Local Authority Housing, Fisherton Street, 1924
In country districts Local Authorities were able to built estates of cottages but in towns, where land prices were so high, four or five storey blocks were the norm. This is a typical Local Authority development of its time. It was built under the 1923 Housing Act for the Working Classes. The architects, chosen by competition, were Ashley and Newman. Their scheme had the innovation of hot water from a central boiler.
These blocks of flats were very like the ones built by the L.C.C. after 1900, when the land prices in London had forced them to build four and five storey blocks instead of cottages. In some blocks there were laundries in the roofs, but not in these ones.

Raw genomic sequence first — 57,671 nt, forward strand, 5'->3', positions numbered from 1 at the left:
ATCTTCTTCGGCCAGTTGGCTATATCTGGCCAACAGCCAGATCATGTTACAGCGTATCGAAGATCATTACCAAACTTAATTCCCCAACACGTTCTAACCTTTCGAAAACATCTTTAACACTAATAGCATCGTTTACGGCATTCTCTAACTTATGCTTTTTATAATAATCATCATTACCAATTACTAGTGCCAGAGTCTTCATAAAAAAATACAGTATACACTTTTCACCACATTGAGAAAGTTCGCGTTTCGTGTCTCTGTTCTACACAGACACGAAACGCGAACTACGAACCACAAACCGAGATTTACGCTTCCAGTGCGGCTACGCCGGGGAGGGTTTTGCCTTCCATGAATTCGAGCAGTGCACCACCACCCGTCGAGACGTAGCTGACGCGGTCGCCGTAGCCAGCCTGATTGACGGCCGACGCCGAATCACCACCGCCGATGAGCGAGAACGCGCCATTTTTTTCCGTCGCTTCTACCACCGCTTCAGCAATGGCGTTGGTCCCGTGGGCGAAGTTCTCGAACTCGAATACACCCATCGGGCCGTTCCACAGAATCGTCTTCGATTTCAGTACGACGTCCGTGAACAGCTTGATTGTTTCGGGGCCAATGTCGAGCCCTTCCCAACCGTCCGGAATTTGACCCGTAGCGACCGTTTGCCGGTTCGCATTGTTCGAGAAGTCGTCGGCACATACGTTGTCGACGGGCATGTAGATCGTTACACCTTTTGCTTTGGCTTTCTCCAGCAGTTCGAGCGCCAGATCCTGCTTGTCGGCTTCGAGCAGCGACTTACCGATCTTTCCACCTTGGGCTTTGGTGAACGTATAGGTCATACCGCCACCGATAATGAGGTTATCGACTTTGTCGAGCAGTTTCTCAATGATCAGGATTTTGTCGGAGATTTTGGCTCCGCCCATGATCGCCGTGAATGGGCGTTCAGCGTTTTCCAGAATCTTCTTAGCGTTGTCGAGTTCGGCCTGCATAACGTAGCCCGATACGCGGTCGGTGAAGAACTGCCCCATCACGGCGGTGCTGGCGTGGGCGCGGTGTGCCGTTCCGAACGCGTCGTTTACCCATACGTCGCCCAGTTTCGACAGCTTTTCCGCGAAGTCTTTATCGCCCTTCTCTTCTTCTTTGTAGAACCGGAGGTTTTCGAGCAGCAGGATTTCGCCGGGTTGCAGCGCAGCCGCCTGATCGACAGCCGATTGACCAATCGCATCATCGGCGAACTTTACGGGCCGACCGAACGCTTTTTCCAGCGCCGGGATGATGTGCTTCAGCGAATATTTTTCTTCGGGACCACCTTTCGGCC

New rents for four bedroom tenements suggested by the Ministry of Health were 12 shillings and nine pence a week. There would be, in addition, a charge for the use of wash-house and hot water. St. Marylebone Council thought this too high for working class tenants and suggested a rent of ten shillings a week, about 20% of the national wage in 1924.